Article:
A Simple Customer Interview

It goes without saying: Getting early product feedback is an imperative for any successful startup and if you’re not doing this then I can say with confidence that you’re headed in the wrong direction.

But early product feedback can take many different forms and sometimes it means that we’re sitting down with an early alpha tester and watching them walk through an early version and sometimes it means having a simple chat about what their current frustrations are and the pain points that they feel in the environments in which they work.

We’re doing both and as we engage with those that are motivated to sign-up to our Early Alpha Testers: Some we sit down with and some we connect via the phone (or Skype, Google Hangout) and ask them a series of questions which we’ve formatted in such a way that we can easily calibrate / compare the responses.

Our simple template.

And, if you’re curious, here are the questions that we’re (currently) asking folks that want to have a quick chat:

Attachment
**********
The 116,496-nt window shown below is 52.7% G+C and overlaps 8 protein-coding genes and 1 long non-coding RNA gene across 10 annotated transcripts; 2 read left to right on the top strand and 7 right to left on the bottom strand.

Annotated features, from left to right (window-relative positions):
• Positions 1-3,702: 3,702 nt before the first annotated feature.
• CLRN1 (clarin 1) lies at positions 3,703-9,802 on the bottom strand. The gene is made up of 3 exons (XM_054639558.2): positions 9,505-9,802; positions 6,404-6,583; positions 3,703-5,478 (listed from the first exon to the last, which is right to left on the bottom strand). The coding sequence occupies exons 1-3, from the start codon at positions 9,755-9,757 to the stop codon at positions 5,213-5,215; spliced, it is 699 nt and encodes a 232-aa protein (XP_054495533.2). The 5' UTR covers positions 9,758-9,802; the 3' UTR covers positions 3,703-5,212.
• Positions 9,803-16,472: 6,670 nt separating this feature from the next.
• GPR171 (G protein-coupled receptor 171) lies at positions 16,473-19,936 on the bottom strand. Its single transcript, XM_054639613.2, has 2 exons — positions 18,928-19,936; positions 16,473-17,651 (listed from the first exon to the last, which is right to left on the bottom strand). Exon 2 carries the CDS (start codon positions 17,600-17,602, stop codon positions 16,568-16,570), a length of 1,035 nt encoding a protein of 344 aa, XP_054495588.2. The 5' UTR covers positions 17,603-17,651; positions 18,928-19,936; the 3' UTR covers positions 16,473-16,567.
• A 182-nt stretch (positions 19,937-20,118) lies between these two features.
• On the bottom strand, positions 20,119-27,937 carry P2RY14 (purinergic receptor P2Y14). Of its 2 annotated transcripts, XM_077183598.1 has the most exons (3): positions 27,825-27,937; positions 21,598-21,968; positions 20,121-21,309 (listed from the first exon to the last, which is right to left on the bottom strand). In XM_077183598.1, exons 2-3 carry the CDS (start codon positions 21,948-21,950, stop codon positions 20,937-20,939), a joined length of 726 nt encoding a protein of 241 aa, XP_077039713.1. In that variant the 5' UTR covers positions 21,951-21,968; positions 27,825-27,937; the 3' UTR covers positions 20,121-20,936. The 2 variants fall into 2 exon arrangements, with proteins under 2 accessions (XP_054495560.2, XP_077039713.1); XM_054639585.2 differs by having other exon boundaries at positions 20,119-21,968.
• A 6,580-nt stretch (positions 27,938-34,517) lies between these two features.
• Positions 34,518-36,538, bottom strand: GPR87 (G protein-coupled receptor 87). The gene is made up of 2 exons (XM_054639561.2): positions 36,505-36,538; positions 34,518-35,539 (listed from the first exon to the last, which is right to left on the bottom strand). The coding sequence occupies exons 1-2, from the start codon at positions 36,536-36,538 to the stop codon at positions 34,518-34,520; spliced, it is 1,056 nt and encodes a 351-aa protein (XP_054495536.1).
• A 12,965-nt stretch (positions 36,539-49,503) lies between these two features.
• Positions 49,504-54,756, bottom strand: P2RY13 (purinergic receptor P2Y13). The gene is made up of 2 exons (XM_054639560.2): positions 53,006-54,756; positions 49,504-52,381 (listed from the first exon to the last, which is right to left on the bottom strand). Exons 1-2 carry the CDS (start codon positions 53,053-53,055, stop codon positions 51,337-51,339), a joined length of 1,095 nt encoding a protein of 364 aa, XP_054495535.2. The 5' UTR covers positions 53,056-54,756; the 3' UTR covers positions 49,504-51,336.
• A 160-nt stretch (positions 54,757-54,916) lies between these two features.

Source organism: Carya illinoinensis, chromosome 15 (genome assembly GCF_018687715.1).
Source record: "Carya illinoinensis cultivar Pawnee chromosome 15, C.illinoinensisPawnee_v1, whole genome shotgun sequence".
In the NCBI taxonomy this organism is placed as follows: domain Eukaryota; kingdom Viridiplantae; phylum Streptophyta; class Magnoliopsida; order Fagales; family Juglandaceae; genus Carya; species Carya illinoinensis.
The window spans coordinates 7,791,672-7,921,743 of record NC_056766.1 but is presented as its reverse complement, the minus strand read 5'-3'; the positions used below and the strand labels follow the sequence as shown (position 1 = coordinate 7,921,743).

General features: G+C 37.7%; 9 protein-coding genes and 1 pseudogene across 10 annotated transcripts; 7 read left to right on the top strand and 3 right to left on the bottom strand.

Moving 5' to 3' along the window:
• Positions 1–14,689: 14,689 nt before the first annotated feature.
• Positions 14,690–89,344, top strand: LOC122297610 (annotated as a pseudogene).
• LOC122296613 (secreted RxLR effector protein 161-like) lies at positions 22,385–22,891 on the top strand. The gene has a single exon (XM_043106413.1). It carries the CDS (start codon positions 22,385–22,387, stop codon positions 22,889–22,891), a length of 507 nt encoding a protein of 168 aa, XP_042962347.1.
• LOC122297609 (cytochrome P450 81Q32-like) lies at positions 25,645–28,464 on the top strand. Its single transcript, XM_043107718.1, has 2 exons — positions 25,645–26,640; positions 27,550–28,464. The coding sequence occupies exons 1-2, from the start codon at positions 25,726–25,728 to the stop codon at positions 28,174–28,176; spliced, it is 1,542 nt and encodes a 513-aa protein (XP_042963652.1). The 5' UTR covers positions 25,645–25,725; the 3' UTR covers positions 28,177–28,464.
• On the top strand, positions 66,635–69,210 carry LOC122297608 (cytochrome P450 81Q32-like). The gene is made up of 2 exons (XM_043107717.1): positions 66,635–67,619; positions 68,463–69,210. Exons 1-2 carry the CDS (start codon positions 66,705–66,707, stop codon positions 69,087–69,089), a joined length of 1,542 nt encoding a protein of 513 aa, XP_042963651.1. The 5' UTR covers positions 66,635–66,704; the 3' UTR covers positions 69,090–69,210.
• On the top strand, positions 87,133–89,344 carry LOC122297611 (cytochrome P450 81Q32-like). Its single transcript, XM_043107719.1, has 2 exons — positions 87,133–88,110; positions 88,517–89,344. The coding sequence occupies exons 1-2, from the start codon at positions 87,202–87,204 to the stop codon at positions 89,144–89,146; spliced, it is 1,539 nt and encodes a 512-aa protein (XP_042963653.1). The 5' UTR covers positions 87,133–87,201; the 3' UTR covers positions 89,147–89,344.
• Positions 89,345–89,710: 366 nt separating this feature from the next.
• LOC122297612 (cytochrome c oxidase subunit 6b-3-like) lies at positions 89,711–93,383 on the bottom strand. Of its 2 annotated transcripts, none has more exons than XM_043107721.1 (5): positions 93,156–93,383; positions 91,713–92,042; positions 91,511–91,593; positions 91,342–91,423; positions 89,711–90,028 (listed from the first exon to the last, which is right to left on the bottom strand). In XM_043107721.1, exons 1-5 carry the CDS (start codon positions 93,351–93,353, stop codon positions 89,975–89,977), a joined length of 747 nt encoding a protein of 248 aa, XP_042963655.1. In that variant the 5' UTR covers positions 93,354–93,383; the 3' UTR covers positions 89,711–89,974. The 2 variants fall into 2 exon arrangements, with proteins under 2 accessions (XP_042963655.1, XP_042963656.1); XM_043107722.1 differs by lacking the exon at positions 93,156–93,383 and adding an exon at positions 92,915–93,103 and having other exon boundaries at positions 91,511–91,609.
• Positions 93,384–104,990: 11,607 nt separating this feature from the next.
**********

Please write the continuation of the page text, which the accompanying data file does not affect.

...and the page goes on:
1. Company Name
  2. Engineering Team Size
  3. Annual Budget
  4. Dev Environment
  5. Current Sources of Truth
  6. Current Pain Points
  7. Ideal Wants (Magic Wand)
  8. Pricing Feedback
  9. Other Comments

Getting through these questions isn’t difficult and you can easily accomplish these things in 30 minutes or less.

On occasion I’ll share a few screenshots if it makes sense to give a bit of context for what we’re building as most of the folks are naturally interested in seeing something (and we can’t guarantee that any of them have been following the blog and the screenshots that we share publicly).

When we triangulate these pieces of over-the-phone feedback and insights with our live demos we’re naturally creating a rich ecosystem of data for our internal conversations that ultimately influence and impact our product decisions.

Again, these interviews do not have to be complex nor do they have to be exceedingly clever, which is what I’ve found many people do. We just need simple and honest conversations with folks who have pain that needs serious relief.

Besides, isn’t that what a good product does well?